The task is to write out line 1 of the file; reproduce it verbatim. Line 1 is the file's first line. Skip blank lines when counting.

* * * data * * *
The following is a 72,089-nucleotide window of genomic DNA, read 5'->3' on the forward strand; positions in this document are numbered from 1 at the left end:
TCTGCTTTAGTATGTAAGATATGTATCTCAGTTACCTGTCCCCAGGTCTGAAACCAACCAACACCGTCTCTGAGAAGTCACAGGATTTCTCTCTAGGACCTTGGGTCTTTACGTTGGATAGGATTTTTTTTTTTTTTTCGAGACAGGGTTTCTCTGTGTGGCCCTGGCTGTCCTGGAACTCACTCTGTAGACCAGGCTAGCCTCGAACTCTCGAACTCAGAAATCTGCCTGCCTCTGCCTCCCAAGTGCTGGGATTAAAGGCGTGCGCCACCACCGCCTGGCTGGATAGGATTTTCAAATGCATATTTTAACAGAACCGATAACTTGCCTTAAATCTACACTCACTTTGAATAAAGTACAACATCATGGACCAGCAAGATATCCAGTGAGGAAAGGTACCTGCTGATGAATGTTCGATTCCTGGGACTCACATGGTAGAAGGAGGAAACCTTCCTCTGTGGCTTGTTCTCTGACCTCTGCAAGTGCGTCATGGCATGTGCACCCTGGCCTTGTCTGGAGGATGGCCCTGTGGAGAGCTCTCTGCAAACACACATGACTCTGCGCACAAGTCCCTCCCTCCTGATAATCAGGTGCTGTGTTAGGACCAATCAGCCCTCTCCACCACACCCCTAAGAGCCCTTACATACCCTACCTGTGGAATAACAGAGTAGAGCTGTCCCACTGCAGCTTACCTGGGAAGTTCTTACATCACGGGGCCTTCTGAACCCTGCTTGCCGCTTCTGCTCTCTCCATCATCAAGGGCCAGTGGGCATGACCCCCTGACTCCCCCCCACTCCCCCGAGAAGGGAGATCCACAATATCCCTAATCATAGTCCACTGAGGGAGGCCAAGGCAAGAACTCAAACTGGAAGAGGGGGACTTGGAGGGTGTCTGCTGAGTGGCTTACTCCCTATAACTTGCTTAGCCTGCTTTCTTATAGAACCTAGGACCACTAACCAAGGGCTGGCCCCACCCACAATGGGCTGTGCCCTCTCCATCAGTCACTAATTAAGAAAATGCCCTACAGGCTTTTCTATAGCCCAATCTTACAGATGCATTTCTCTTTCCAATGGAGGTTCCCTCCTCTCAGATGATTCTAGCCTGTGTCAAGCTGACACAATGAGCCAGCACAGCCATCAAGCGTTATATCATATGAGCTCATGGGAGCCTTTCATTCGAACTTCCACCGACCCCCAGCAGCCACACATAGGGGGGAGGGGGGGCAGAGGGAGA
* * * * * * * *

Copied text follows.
The following is a 72,089-nucleotide window of genomic DNA, read 5'->3' on the forward strand; positions in this document are numbered from 1 at the left end: